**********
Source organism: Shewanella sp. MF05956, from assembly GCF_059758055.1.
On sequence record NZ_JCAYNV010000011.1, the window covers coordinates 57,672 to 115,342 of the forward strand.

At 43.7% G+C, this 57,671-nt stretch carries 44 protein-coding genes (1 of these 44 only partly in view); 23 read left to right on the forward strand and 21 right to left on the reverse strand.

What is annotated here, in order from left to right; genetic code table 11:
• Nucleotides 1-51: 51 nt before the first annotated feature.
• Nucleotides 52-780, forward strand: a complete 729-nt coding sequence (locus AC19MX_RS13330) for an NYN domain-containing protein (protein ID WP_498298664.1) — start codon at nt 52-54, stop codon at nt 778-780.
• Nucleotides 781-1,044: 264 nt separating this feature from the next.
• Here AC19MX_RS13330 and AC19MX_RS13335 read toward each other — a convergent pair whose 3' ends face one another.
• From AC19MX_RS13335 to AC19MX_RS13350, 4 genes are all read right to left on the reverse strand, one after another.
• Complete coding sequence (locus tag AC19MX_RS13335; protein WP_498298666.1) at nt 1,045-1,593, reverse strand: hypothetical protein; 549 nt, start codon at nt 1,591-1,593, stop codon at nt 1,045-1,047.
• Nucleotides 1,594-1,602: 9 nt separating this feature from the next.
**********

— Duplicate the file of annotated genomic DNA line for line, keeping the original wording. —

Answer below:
Source organism: Shewanella sp. MF05956, from assembly GCF_059758055.1.
On sequence record NZ_JCAYNV010000011.1, the window covers coordinates 57,672 to 115,342 of the forward strand.

At 43.7% G+C, this 57,671-nt stretch carries 44 protein-coding genes (1 of these 44 only partly in view); 23 read left to right on the forward strand and 21 right to left on the reverse strand.

What is annotated here, in order from left to right; genetic code table 11:
• Nucleotides 1-51: 51 nt before the first annotated feature.
• Nucleotides 52-780, forward strand: a complete 729-nt coding sequence (locus AC19MX_RS13330) for an NYN domain-containing protein (protein ID WP_498298664.1) — start codon at nt 52-54, stop codon at nt 778-780.
• Nucleotides 781-1,044: 264 nt separating this feature from the next.
• Here AC19MX_RS13330 and AC19MX_RS13335 read toward each other — a convergent pair whose 3' ends face one another.
• From AC19MX_RS13335 to AC19MX_RS13350, 4 genes are all read right to left on the reverse strand, one after another.
• Complete coding sequence (locus tag AC19MX_RS13335; protein WP_498298666.1) at nt 1,045-1,593, reverse strand: hypothetical protein; 549 nt, start codon at nt 1,591-1,593, stop codon at nt 1,045-1,047.
• Nucleotides 1,594-1,602: 9 nt separating this feature from the next.